Where to go shopping in Tirana, where to look for typical stuff, what you need to know before visiting some street markets of the Albanian capital.
This is the first time I’ve written about the street markets in Tirana because they can’t really stand comparison with those I had the chance to see in the Côte d’Azur or Sofia. Yet, I have to say that the street markets in Tirana, the Albanian capital, have their own peculiarity and can actually provide an interesting picture of the life in this city.
The way I see it, it’s useless to go to Tirana just to enjoy the amazing pubs and restaurants in Blloku, have dinner at the Taiwan Center and walk along the main business roads without visiting the places (and their evolution) where locals go shopping and spend their time.
The authenticity of this city, its desire for recovery and the fast pace of this process are clearly evident in the lively street markets where locals hang out, as well as, of course, in its extremely interesting cultural places, such as the bunker museums.
Here’s where to go to get to know Tirana also through its street markets.
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Pazari i Ri, which means “New market” in Albanian.
Sheshi Avni Rustemi
This place is a clear mirror for the very fast evolution of the city. Whoever has been to Tirana before spring/summer 2017, hasn’t been lucky enough to see the completed renovation of the square where the market is now located.
It was pretty shabby before, with broken sideways and electric cables hanging from the windows of the buildings in the area (often decorated with wonderful wall-paintings).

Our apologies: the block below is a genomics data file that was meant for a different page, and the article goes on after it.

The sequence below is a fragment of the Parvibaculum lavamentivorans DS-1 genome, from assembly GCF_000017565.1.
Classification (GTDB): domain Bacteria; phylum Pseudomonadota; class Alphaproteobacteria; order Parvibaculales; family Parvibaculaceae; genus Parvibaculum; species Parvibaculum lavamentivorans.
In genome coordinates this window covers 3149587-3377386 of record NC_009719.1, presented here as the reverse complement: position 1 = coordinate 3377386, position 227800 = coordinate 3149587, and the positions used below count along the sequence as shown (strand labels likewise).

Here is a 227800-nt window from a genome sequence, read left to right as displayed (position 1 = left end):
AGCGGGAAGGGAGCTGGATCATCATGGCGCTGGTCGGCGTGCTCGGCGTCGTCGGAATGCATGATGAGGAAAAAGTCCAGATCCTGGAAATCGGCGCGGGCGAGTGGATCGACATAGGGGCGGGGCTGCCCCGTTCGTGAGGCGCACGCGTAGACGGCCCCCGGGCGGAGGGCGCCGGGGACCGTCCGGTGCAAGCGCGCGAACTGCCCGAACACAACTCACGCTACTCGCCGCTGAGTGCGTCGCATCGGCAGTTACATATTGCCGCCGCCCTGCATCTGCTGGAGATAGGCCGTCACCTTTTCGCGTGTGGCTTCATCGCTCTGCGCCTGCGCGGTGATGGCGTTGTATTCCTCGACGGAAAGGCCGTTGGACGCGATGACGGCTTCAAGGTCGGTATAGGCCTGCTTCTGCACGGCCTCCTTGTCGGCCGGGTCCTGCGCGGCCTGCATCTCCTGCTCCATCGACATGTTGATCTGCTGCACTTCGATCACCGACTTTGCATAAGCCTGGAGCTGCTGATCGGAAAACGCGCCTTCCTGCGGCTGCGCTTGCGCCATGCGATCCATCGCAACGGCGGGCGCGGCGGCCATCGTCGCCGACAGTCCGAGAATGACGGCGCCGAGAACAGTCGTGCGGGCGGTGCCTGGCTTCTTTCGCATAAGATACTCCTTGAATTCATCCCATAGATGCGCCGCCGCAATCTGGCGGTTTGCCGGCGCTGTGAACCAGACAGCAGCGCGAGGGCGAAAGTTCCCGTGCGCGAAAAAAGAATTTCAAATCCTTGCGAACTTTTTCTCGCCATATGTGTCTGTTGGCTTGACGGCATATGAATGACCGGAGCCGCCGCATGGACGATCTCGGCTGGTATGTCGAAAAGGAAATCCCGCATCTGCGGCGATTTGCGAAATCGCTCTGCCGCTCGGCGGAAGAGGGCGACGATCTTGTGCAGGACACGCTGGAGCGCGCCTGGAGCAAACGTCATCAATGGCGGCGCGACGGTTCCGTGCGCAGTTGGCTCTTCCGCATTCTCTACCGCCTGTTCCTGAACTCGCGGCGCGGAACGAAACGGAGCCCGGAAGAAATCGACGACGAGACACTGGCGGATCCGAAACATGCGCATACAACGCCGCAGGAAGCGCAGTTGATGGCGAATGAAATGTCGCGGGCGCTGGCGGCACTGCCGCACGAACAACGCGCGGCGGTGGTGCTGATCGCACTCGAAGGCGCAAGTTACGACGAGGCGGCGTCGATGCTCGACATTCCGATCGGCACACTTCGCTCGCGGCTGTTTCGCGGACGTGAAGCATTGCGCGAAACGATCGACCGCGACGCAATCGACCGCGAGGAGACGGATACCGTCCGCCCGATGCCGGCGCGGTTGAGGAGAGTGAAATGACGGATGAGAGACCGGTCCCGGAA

Today, the stalls are piled high with fruit and fresh vegetables, giving a taste of local life. They are covered by a steel and Plexiglas structure and located in a square smartened up by the color of the building walls (wall-paintings are a mantra for the city), with several bars and also spaces for evening music events.
Besides the orderly arranged fruit and vegetables, with particular care for the colors arrangement, many stalls also sell snacks and local street food, like olives, cheese, pickled green tomatoes, fresh figs, wine and Raki (corn-based spirit, very strong).
If you can, with discretion, pay attention to the very Balkan way of “bargaining” among street traders and their customers (who must be traders too in other fields or just by natural disposition).
Tregu i Çamëve
Let’s start by saying that here in Tregu i Çamëve anyone with a cardboard box to turn upside down and two or three packs of cigarettes is actually entitled to call himself a trader.
This daily market fills an entire street for a few hundred meters and it’s the main market for clothing and various objects in Tirana.
At the end of the road there’s Rr. Cameria, the market street where mobile phones, kitchenware and bikes are sold.
The mobile black market is currently very popular in Tirana. I’m not sure whether all phones sold here are stolen or probably meant for resale after a total clearance (yeah, sure).
I hope you won’t buy an iPhone here, nor ask for a receipt.
Topani Shopping Center
The interior of this remarkable example of modern architecture reminds me a bit of the amazing shopping mall I’ve visited in Warsaw, and that I talked about some time ago. Yet just from the inside, because the architectural concept is extremely different outside.
It’s actually a modern and pleasant eight-storey shopping center, with round shapes and a crystal ceiling, which hosts the main international brands as well as bars and diners. On top of that, it’s located downtown.
Shops in the Blloku area
Then, there are the local crafts and handmade products made and sold in Blloku, one of the coolest neighbourhoods in Europe. There, I said it.
On Rr. Vaso Pasha 3, for instance, there’s Natyral & Organic (I’m sure there’s no need to translate), a shop that sells products grown by local farmers, as well as handicraft and organic products perfect for your souvenirs. Meetings for environmental activists are also held in this place.
You’ll also find little independent bookstores like Adrion International Bookshop or small and interesting art galleries like ViviArt on Pashko Vasa Street.
After this post, it’s time for me to talk about Blloku more in details. Just bear with me for a couple of days, ok?